Half a mile west of the eastern San Yisdro border crossing, which is 8 lanes 24 hours a day going back to the U.S, a new and much needed pedestrian border entrance from Tijuana to San Ysidro has been cause for celebration north of the border. But in Baja California, there has been mostly uproar over the quality of a temporary structure built by Mexico’s federal government to access what’s called the PedWest facility. About 20,000 pedestrians cross the San Ysidro border going north on an average day, and PedWest is key to their happiness.
After much public pressure from the business community on both sides of the border and from politicians, the Mexican federal government has agreed to shake a leg on building a permanent crossing. Right now it’s a bollixed together plywood thing, kind of shaky, and very unattractive. It will now open for real in September, rather than December.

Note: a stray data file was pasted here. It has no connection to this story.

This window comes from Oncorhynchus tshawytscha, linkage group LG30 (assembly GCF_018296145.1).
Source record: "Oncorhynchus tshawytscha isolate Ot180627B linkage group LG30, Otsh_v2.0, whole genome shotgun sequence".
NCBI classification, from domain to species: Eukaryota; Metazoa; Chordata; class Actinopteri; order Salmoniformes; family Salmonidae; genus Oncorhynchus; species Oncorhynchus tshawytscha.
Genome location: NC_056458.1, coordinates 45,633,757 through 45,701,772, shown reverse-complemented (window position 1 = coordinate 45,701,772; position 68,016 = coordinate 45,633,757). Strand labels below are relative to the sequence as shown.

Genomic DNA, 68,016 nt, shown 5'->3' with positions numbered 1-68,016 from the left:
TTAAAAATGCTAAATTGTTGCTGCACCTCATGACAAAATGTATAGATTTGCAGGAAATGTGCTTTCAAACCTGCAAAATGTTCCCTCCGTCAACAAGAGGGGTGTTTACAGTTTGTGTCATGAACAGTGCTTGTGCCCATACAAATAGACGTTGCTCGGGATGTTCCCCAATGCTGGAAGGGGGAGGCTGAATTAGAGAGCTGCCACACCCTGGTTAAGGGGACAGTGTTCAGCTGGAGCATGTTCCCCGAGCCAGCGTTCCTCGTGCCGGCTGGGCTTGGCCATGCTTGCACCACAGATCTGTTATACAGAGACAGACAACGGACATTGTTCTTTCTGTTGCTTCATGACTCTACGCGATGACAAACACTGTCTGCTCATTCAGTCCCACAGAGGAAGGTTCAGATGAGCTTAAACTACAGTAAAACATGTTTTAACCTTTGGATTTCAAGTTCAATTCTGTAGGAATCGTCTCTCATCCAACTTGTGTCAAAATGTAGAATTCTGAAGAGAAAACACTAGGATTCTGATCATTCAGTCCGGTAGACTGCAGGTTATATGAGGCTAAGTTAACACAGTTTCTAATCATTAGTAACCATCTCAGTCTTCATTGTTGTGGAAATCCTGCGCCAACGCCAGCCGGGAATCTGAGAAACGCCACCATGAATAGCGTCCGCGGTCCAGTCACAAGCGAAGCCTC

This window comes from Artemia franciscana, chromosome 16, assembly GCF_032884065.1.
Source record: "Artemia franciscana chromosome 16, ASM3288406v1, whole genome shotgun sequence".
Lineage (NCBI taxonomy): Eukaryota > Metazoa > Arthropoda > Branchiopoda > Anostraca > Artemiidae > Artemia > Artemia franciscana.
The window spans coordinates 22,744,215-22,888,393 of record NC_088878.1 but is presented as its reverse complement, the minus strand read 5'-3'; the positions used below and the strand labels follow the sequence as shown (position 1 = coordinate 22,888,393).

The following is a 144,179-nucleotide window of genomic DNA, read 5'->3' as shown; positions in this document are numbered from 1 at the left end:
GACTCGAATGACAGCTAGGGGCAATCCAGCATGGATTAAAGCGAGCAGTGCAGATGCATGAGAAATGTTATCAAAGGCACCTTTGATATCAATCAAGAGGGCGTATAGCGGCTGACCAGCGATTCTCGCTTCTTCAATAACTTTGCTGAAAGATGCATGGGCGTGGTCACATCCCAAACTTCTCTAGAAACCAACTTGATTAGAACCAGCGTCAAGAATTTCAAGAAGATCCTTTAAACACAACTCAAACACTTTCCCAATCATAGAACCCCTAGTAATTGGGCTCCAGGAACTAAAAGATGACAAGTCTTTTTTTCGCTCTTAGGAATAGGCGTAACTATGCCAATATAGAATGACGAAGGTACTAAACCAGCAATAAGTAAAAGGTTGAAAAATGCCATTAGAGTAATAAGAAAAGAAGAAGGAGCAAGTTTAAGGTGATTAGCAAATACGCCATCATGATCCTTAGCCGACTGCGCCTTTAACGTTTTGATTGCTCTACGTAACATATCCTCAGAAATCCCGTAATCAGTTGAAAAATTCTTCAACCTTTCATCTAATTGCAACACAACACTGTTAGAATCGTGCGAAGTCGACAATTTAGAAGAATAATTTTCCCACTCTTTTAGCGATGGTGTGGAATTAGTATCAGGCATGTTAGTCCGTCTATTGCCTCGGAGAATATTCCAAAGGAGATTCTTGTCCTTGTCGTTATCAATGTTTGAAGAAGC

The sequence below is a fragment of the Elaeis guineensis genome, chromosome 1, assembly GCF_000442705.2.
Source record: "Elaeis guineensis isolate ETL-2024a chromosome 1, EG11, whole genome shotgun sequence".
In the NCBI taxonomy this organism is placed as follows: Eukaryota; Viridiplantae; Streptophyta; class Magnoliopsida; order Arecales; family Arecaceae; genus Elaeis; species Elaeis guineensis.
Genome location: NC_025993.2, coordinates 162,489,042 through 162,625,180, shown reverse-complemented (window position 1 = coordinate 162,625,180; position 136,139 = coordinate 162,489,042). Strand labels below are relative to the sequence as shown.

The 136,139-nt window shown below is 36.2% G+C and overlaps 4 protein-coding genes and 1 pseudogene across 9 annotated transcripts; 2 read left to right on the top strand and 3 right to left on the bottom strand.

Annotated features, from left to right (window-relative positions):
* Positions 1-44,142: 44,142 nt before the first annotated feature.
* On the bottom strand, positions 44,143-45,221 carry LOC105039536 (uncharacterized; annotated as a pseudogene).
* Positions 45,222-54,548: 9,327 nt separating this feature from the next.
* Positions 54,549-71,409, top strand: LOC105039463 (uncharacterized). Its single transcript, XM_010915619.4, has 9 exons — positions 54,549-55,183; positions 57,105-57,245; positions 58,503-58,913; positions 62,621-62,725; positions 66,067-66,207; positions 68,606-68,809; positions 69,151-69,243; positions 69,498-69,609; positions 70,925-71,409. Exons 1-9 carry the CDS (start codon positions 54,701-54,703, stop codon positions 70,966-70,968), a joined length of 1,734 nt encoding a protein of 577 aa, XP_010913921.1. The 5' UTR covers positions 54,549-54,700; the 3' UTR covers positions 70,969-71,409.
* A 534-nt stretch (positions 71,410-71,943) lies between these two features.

The 500 yard temporary walkway leads from a pedestrian bridge across the Tijuana River into the El Chapparal port.
The bottom line to the unhappiness is what local officials see as the problem with federal officials calling the shots from Mexico City. They say they can’t possibly know what’s needed at the border.
PedWest’s 14 foot lanes are critical to the San Ysidro Port of Entry, by anyone who walks across, rather than driving.
Not to admit that the temporary structure is dangerous, as many people are saying, but the construction guys are hanging around, helping people over the bumps on the floor and pushing crips in wheelchairs.